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Real estate is always a tremendous income-producing asset, but finding the right property with the perfect blend of price, cash flow, and appreciation can be difficult. That is where value-add real estate comes into play.
Before successful real estate investors buy a value-add property, they ask themselves, does this investment opportunity give me the best balance of risk and reward that correlates with my investment strategy? They don’t focus on potential appreciation, asking price, or how much money they might make.
There are various commercial real estate investment strategies that investors use, and each one of these strategies offers a balance between risk and reward. A real estate investor must first know which approach to use and does it fit their financial goals. One strategy might be great for one investor and not correct for another.
The Four Main Real Estate Investment Strategies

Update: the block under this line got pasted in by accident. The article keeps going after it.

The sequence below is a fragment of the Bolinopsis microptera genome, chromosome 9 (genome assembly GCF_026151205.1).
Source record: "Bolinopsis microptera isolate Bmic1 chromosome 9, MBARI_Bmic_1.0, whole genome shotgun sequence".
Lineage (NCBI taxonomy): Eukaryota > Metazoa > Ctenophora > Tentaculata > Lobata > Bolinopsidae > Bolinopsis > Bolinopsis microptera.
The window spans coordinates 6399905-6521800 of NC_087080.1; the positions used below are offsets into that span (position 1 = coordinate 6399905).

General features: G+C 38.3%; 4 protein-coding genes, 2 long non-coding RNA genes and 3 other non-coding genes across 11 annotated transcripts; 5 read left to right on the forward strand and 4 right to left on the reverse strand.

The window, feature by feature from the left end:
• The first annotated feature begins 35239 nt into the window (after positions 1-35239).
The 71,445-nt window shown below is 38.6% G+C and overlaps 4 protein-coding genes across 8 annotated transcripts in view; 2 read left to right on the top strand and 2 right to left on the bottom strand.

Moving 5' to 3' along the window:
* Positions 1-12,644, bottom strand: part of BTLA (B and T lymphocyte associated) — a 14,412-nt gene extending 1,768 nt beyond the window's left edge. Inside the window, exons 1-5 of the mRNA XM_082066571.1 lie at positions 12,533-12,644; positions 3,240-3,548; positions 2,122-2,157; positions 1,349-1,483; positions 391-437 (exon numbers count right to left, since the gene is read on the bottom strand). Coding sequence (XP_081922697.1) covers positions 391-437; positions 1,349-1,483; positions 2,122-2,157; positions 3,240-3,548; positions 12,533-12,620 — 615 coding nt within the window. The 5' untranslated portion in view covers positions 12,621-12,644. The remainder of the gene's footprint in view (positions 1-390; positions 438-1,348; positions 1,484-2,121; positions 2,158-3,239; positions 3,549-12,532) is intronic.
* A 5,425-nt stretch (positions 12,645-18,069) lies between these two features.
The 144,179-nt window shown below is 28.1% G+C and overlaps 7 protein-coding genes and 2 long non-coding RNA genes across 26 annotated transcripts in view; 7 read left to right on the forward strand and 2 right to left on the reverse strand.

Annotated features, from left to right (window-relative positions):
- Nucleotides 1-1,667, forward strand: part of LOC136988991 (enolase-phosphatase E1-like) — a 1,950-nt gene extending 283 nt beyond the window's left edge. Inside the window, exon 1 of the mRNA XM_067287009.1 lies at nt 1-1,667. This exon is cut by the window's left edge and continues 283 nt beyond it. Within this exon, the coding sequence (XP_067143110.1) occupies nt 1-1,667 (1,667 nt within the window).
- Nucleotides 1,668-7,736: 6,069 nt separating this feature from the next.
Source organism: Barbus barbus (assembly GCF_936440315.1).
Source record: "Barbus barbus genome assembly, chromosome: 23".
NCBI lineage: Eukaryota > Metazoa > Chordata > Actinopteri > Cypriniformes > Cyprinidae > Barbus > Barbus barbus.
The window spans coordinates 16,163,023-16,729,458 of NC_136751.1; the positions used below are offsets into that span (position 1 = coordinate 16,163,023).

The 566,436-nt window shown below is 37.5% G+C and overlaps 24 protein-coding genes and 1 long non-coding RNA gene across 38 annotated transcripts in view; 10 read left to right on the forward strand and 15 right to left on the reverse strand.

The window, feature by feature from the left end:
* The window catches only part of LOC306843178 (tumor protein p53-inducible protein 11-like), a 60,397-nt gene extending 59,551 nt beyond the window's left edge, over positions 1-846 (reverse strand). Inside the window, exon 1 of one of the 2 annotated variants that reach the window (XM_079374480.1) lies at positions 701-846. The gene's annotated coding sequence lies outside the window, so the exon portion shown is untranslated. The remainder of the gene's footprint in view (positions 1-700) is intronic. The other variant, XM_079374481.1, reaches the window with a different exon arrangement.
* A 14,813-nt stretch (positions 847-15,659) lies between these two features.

Multifamily investors can choose from four primary investment strategies that each offer different risk and reward balances. Even the safest type of rental property investment will still provide as much as four times higher return than a U.S. Treasury bond.
Core Real Estate Investment Strategy
Many investors view the core real estate investment strategy as similar to investing in U.S. Treasuries or I-Bonds, which also means safe. These real estate properties are known as class A properties. Class A properties are almost brand new or fully updated in the best five-star neighborhoods with minimal risk.
Vacancies are expected to be lower and rents higher. Because of this, Class A properties cost more to purchase. Because core properties have lower investment risk, the price per square foot is often higher. Core investment strategy properties generate a lower cap rate in exchange for a lower risk of problems with the property and the tenants.